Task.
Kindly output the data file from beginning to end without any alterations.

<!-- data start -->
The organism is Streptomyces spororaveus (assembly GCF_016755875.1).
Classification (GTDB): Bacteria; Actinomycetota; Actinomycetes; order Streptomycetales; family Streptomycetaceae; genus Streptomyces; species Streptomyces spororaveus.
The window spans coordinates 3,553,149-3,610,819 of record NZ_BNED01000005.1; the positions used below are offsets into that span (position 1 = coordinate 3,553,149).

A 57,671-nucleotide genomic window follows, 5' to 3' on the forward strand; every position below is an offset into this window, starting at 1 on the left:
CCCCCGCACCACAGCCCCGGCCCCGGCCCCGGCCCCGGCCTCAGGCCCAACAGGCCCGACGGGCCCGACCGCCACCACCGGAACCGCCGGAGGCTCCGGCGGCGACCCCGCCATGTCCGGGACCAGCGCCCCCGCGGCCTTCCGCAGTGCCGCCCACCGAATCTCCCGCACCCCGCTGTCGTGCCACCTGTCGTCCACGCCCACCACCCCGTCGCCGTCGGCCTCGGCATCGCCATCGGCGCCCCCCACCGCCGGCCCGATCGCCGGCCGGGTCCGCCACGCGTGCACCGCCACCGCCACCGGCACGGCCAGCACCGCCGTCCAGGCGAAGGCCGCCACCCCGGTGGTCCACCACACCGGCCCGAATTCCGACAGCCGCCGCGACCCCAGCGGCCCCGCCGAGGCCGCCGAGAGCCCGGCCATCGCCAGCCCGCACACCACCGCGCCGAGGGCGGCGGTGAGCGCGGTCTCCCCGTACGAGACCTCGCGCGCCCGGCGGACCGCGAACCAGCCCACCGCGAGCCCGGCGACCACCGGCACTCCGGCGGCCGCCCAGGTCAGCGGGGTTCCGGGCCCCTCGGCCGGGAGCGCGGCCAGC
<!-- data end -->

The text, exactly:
The organism is Streptomyces spororaveus (assembly GCF_016755875.1).
Classification (GTDB): Bacteria; Actinomycetota; Actinomycetes; order Streptomycetales; family Streptomycetaceae; genus Streptomyces; species Streptomyces spororaveus.
The window spans coordinates 3,553,149-3,610,819 of record NZ_BNED01000005.1; the positions used below are offsets into that span (position 1 = coordinate 3,553,149).

A 57,671-nucleotide genomic window follows, 5' to 3' on the forward strand; every position below is an offset into this window, starting at 1 on the left:
CCCCCGCACCACAGCCCCGGCCCCGGCCCCGGCCCCGGCCTCAGGCCCAACAGGCCCGACGGGCCCGACCGCCACCACCGGAACCGCCGGAGGCTCCGGCGGCGACCCCGCCATGTCCGGGACCAGCGCCCCCGCGGCCTTCCGCAGTGCCGCCCACCGAATCTCCCGCACCCCGCTGTCGTGCCACCTGTCGTCCACGCCCACCACCCCGTCGCCGTCGGCCTCGGCATCGCCATCGGCGCCCCCCACCGCCGGCCCGATCGCCGGCCGGGTCCGCCACGCGTGCACCGCCACCGCCACCGGCACGGCCAGCACCGCCGTCCAGGCGAAGGCCGCCACCCCGGTGGTCCACCACACCGGCCCGAATTCCGACAGCCGCCGCGACCCCAGCGGCCCCGCCGAGGCCGCCGAGAGCCCGGCCATCGCCAGCCCGCACACCACCGCGCCGAGGGCGGCGGTGAGCGCGGTCTCCCCGTACGAGACCTCGCGCGCCCGGCGGACCGCGAACCAGCCCACCGCGAGCCCGGCGACCACCGGCACTCCGGCGGCCGCCCAGGTCAGCGGGGTTCCGGGCCCCTCGGCCGGGAGCGCGGCCAGC